From OHC, Specialists in the Treatment of Adult Cancers and Blood Disorders

February 28, 2022

In 2013, April Becraft of Georgetown, Ohio, was a 32-year-old mother of a toddler and a baby and was teaching special education at an elementary school when she began to feel tired all the time. She attributed the fatigue to having a new baby, but when she lost a lot of weight, she saw her doctor. April was diagnosed with hyperthyroidism and felt better after treatment. The next time she found herself in a doctor’s office was in June 2013 for her annual gynecological exam. An abnormal Pap smear would change her life.

A Pap smear (or Pap test) is a way of screening for cervical cancer. April’s Pap smear detected high-grade abnormal cells on the inside of her cervix. Her gynecologist scheduled a LEEP (loop electrosurgical excision procedure) to further examine the abnormal cells. “I had regular Pap tests and never had abnormal results,” said April. “When they called to say I needed to discuss the LEEP results with my gynecologist as soon as possible, I knew it was bad news.” April was diagnosed with invasive cervical cancer and referred to OHC gynecologic oncologist, Marcia C. Bowling, MD.

On July 22, 2013, Dr. Bowling, who was considered one of the world’s most experienced gynecologic oncologists in the use of robot-assisted surgery at the time of its introduction, used robot-assisted surgery to remove April’s cancer. “I performed a radical hysterectomy but was able to preserve her ovaries as they were not affected,” said Dr. Bowling. “She was a young patient and I wanted her to avoid premature menopause.”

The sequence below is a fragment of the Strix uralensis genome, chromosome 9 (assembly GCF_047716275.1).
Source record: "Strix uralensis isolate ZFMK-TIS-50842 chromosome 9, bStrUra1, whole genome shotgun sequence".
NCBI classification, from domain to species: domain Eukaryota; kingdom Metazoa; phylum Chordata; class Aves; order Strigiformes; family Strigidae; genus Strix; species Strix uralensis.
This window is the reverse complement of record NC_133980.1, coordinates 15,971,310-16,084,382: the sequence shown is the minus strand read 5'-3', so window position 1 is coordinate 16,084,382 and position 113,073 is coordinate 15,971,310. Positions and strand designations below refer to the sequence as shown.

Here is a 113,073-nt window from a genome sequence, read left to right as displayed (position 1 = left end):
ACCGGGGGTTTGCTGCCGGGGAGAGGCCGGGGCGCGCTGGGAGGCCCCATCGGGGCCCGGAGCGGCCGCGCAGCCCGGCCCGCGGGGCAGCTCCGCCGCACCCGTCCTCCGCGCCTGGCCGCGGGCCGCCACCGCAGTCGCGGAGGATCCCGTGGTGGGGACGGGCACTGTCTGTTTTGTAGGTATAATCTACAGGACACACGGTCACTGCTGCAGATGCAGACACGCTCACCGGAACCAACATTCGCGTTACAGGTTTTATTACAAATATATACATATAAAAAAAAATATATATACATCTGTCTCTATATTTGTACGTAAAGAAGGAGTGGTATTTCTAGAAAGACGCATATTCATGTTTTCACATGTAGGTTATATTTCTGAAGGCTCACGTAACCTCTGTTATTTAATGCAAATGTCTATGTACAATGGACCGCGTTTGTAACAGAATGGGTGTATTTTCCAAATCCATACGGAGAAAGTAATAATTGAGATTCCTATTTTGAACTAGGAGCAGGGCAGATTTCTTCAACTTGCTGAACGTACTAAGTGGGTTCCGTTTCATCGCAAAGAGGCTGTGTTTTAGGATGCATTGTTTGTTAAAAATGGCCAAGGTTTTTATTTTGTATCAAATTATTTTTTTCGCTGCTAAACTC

“I was extremely scared before surgery, not knowing how extensive my disease was, and I knew I was facing radiation therapy if Dr. Bowling couldn’t remove all of my cancer surgically,” said April. “Dr. Bowling helped to put me at ease while I was prepped on the surgical table. She called all of the nurses and staff over to me and she held my hand as I received anesthesia.”

“Clinical excellence and surgical expertise are imperative in the field of gynecologic oncology,” said Dr. Bowling. “It’s also very important to be mindful of the emotional stress cancer patients face and to help them cope in order to promote healing.”

April’s pathology revealed that her surgical procedure removed the cancer and that it had not spread to her lymph nodes. She was cancer-free.

April recovered at home and returned to work at the end of September that year. “I had a great support system, and my husband was a big help,” said April. “I had a two-year-old and a 14-month-old at the time and I wasn’t allowed to pick them up. My parents, friends, and church community rallied around me.”

April, who says she no longer sweats the small stuff, will continue to have annual exams with Dr. Bowling, whom she calls her lifeline. “I want to remind all women to keep up with their annual exams,” said April. “In June, it will be 10 years since I first came to OHC,” said April. “OHC is the reason I’m alive to raise my kids.”

With vaccination and regular screenings, cervical cancer is a highly preventable disease. For more information on OHC’s gynecologic oncology team and cervical cancer screening guidelines, or to request a second opinion, call 1-888-649-4800 or visit

Top picture: OHC patient April Becraft: My lifeline gave me more time with my family.

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